Jump to content

RNs would you rather sit with the patient or pull the CNA?

Posted

So you are a brand new RN on their last day of training with your preceptor. So you have a confused all over the place patient who needs 1:1 attention and family absolutely refuses restraints chemical or physical. No one will come in and no other unit has the staff to float. There are a limited amount of CNAs on the unit. Do you pull a CNA to sit, do you pull the orientating nurse, or have the preceptor sit? What would be the pros and cons for each?

Edited by DesiDani

Sour Lemon

Has 11 years experience.

39 minutes ago, DesiDani said:

So you are a brand new RN on their last day of training with your preceptor. So you have a confused all over the place patient who needs 1:1 attention and family absolutely refuses restraints chemical or physical. No one will come in and no other unit has the staff to float. There are a limited amount of CNAs on the unit. Do you pull a CNA to sit, do you pull the orientating nurse, or have the preceptor sit? What would be the pros and cons for each?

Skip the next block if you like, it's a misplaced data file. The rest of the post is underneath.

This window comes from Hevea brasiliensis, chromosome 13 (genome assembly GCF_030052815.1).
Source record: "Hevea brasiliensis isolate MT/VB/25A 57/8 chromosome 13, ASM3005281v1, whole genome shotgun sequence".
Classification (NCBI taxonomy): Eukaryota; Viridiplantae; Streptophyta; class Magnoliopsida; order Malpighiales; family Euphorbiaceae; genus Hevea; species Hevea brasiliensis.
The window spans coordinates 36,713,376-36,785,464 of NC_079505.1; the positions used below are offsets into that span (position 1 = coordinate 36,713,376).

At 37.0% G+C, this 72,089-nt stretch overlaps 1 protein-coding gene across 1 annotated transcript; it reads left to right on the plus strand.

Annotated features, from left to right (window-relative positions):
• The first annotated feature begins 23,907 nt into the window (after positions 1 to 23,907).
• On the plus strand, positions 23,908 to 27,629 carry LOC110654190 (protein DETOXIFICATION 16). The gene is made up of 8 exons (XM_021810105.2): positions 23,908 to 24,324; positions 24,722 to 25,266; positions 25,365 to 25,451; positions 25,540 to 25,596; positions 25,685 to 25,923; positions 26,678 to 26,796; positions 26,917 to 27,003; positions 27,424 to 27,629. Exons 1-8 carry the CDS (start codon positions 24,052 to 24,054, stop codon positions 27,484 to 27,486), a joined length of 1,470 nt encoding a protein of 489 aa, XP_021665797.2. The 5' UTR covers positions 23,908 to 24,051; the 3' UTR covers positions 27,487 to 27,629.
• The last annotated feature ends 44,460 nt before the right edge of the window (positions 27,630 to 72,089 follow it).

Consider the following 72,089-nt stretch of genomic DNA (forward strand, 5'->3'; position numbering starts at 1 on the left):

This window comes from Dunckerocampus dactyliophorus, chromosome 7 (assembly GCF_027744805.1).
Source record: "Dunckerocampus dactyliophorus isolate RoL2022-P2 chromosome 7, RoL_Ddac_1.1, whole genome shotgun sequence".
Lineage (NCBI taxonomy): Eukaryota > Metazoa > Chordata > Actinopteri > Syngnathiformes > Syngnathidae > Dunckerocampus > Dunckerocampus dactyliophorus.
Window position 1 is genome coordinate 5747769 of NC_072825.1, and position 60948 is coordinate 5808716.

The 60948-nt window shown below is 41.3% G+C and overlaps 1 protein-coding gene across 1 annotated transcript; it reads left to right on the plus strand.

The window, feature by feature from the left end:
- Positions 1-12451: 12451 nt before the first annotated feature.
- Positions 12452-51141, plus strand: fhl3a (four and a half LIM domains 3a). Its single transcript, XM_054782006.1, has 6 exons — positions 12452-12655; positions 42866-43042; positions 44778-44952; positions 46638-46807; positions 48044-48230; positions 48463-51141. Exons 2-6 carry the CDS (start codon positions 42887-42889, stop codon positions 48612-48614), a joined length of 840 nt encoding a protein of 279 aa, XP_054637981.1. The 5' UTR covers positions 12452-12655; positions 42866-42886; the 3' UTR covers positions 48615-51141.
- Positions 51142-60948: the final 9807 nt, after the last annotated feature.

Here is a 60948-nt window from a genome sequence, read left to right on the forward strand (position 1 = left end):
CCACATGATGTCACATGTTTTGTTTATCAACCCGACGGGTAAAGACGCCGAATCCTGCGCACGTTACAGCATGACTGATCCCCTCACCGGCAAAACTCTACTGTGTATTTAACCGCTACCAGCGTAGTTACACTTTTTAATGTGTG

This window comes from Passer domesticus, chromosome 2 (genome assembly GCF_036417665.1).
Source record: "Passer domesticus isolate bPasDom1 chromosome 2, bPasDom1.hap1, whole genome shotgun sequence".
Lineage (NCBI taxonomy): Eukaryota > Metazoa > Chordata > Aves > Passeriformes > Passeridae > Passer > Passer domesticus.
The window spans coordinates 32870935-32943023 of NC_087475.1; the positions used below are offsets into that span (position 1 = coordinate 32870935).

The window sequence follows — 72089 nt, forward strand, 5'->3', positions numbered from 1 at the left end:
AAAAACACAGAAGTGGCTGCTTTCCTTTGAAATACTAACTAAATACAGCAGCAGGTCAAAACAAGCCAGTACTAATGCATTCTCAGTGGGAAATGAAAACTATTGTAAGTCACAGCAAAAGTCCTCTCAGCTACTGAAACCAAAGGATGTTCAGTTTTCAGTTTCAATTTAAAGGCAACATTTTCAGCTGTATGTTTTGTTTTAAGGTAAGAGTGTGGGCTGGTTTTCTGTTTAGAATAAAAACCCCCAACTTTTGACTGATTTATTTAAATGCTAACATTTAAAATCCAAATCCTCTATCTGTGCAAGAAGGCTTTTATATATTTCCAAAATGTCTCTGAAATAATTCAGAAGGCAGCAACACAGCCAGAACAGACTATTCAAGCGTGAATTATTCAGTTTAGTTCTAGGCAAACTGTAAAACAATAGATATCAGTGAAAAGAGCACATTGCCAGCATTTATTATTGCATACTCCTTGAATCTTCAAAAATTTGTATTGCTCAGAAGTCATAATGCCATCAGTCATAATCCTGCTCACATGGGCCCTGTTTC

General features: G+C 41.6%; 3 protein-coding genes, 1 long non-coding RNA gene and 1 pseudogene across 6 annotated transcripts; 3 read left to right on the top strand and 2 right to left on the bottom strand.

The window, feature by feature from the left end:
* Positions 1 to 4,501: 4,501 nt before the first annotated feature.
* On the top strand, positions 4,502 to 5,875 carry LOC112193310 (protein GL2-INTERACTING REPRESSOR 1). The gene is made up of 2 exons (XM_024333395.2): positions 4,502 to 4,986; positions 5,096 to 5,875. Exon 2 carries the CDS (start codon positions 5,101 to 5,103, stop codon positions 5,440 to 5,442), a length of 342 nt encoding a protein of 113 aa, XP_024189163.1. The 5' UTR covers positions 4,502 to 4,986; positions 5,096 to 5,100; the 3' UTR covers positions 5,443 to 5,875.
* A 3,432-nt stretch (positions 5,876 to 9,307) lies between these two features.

On the last day of training, I think the preceptor would be an ideal sitter. I'm assuming that the new nurse has progressed well and is proactive with seeking assistance with necessary.

Another good option might be for the preceptor and a CNA to alternate sitting. I would not pull the new graduate nurse off the floor on her final day of training.

TriciaJ, RN

Specializes in Psych, Corrections, Med-Surg, Ambulatory. Has 40 years experience.

I agree that the orienting nurse should not be sitting, even though it would be a welcome break.

If the preceptor is supernumerary at this point she could do the sitting. Otherwise the appropriate person is the CNA.

By the way, I've never seen chemical and soft physical restraints actually work for an elderly confused person. I consider them to be unsafe.